Transplantation of non-renal organs may be complicated by chronic renal disease with a number of causes.
In this study, a team of scientists from the United States performed a population-based cohort analysis to evaluate the incidence of chronic renal failure in non-renal transplant recipients. They assessed the risk factors for renal failure and calculated the associated hazard of death.
The team evaluated pre- and post-transplantation clinical variables, as well as data from a registry of patients with end-stage renal disease. These data were linked to enable the estimation of the cumulative incidence of chronic renal failure and the associated risk of death.
They included the data for 69,321 patients who received non-renal transplants.
|5-year risk of chronic renal failure was 21% in intestine transplant recipients.|
|New England Journal of Medicine|
The researchers found that, during a median follow-up of 36 months, chronic renal failure developed in 17% of patients. Of these patients, 29% required maintenance dialysis or renal transplantation.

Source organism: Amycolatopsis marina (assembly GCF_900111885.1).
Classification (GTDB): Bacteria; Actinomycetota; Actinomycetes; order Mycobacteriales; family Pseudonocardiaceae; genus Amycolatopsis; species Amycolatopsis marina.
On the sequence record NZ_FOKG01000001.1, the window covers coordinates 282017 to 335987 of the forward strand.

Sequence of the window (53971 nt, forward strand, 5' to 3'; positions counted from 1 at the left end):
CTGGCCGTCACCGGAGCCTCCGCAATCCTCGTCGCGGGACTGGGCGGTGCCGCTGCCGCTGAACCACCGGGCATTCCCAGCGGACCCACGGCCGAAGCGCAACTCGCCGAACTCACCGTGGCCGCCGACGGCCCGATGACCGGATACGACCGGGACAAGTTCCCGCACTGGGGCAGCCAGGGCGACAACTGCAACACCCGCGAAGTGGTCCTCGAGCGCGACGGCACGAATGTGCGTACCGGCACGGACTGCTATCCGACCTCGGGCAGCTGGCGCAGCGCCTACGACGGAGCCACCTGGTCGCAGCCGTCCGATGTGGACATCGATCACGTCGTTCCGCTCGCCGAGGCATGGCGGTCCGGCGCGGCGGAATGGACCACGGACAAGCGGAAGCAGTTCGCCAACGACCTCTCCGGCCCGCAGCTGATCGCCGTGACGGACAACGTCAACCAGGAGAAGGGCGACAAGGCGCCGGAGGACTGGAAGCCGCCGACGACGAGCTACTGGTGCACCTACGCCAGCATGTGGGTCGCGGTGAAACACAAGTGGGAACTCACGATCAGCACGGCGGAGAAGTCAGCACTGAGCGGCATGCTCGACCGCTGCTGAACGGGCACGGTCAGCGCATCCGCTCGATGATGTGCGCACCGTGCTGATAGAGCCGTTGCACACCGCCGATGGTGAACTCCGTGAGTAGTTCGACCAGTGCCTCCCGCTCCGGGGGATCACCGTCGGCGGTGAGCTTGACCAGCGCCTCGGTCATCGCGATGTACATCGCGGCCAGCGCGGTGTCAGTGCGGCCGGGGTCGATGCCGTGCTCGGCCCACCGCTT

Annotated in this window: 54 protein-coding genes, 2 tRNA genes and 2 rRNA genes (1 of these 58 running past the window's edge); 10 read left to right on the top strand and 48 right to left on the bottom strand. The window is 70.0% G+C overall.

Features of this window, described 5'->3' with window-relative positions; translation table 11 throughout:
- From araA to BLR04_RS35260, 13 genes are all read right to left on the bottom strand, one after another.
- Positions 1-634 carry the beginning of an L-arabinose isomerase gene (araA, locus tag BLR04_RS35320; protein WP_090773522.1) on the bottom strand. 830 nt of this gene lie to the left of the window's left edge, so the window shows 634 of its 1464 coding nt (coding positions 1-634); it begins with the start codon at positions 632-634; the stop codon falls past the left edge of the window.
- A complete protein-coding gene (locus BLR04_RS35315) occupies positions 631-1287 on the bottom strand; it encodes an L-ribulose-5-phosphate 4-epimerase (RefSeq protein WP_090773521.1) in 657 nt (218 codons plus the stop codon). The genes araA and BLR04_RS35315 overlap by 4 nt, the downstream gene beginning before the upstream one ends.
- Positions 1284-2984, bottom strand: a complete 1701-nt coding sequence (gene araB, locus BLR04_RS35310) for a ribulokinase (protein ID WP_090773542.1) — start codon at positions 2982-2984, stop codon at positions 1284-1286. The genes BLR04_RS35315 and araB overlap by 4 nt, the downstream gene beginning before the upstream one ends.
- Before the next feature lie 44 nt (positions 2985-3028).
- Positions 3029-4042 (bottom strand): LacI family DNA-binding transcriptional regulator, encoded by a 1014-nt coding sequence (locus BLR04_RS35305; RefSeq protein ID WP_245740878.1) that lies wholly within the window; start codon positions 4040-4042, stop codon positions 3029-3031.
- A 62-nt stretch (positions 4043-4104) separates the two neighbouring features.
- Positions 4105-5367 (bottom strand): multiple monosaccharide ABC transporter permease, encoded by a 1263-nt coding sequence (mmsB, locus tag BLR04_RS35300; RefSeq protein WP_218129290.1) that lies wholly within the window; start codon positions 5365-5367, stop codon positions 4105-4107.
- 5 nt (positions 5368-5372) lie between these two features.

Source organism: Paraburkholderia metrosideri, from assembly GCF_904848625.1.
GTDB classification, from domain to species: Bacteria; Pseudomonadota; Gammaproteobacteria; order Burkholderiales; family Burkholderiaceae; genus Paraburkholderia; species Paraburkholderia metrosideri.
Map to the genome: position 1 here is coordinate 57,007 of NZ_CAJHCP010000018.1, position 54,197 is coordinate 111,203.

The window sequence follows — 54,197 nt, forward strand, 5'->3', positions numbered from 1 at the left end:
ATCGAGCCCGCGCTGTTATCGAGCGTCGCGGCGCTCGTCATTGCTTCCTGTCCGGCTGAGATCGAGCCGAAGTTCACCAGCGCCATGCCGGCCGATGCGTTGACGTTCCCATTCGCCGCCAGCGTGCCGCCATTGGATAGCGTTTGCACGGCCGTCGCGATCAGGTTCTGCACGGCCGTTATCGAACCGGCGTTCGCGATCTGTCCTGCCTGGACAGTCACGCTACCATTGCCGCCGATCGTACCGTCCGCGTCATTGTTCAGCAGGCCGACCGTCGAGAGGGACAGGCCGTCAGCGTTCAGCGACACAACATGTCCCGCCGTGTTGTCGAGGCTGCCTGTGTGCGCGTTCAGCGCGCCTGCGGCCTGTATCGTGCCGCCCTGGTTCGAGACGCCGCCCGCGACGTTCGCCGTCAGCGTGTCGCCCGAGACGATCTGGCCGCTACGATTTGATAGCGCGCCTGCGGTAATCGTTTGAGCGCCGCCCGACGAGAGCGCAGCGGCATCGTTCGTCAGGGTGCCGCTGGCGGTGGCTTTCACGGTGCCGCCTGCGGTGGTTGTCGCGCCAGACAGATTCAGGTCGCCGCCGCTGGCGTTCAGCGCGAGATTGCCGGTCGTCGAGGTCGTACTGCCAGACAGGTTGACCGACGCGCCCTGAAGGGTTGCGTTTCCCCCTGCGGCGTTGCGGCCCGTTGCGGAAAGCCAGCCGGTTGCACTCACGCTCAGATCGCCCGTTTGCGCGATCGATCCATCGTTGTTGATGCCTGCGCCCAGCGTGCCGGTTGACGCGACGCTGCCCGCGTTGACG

The team determined that the 5-year risk of chronic renal failure varied according to the type of organ transplanted. This risk was 7% among heart–lung transplant recipients and 21% in intestine transplant recipients.
Furthermore, multivariate analysis found that an increased risk of chronic renal failure was associated with increasing age, female sex, pre-transplantation hepatitis C infection, diabetes mellitus, and postoperative acute renal failure.
The researchers determined that the occurrence of chronic renal failure significantly increased the risk of death in transplant recipients.
Dr Akinlolu Ojo's team concluded, "The 5-year risk of chronic renal failure after transplantation of a non-renal organ ranges from 7 to 21%, depending on the type of organ transplanted".
"The occurrence of chronic renal failure among patients with a non-renal transplant is associated with an increase by a factor of more than 4 in the risk of death".